DETROIT, April 29 /PRNewswire-USNewswire/ -- The following is being submitted by Karen Schrock, President & CEO, Adult Well-Being Services, April 2008:
May is Older Americans Month, a perfect time to reflect upon the value of older adults to our community.
At the same time that medical improvements over the past decade enable us to grow older and healthier, there is an alarming trend of devaluing older adults.
Our region will have twice as many people age 65 and older by 2030. We are not prepared for this "age wave." Aging issues are ignored even all of us depend upon older adults for support, care and stability.
Resources for older people are shrinking in large part due to ageism. We live in a youth-focused society. Older adults are often seen as dependent, helpless, unproductive and demanding rather than deserving and contributing.
Ageism is doctors who dismiss their older patients' concerns about depression as a "normal part of aging." It is not.
Ageism is believing that older people do not have sex (they do) while rates of HIV/AIDS increase among heterosexual adults age 50 and over.
The Equal Employment Opportunity Commission reports that age-discrimination complaints have risen by 24% over the past two years, in part because employees over the age of 40 are considered "old" and not offered the same training, promotion opportunities and pay as their younger colleagues. Less money is dedicated to programs for older people because of the ageist view that benefits may be minimal or short-lived.
Yet aging is a universal issue that affects the entire community. As we face the increasing number of retiring baby boomers, we need to confront our perceptions of aging. We can begin by understanding how older adults enrich us.
Older adults contribute time, skills and experience to improve people's lives. Sarah, a 70-year-old retired occupational therapist, formed a support group for families of adults with developmental disabilities. Three days a week, she teaches living and communication skills to adults with developmental disabilities.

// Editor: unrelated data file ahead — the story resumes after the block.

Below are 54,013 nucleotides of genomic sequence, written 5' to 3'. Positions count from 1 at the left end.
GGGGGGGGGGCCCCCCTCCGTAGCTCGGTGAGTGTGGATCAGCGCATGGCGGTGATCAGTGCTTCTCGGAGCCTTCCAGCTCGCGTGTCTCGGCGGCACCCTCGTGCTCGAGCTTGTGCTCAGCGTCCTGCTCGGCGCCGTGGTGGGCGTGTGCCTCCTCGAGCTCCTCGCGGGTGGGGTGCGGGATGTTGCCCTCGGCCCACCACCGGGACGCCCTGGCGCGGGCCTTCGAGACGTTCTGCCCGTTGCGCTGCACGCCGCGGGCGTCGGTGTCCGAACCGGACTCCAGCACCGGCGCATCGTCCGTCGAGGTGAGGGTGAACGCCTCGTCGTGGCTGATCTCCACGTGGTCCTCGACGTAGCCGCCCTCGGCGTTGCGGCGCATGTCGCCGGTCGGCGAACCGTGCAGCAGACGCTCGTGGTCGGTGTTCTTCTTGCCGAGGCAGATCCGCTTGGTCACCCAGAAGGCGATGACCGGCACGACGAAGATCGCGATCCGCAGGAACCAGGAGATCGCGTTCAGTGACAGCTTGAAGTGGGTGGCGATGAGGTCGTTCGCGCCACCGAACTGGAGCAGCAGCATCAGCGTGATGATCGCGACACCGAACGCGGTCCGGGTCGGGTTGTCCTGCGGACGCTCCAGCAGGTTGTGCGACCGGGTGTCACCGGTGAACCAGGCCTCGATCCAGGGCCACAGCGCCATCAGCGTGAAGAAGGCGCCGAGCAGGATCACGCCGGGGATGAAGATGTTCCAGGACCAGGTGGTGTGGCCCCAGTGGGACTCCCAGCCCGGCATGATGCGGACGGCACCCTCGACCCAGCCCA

Gene, in his 60s, has been in recovery from substance abuse and mental illness for more than a year. He obtained a peer support specialist certificate. Now he works part time, helping others to understand the need for compliance with their medications and recovery from mental illness.
Hattie, an 80-year-old grandmother is raising her teenage grandson. She has a wit and vibrancy that belies her age. She is one of more than 17,000 grandparents raising grandchildren in Detroit so that thousands of children are able to learn in school and grow up to become contributing adults.
Instead of depicting older people as a "problem," we need to recognize that our future depends upon addressing inequities they face. In May, and beyond, let us honor the value of older adults in our lives as our mentors, caregivers, teachers and leaders. Let us confront our bias and invest more to prepare for our aging community. It is in our best interests to do so because even if you don't have an older adult in your life now, one day you are likely to become one.
SOURCE Adult Well-Being Services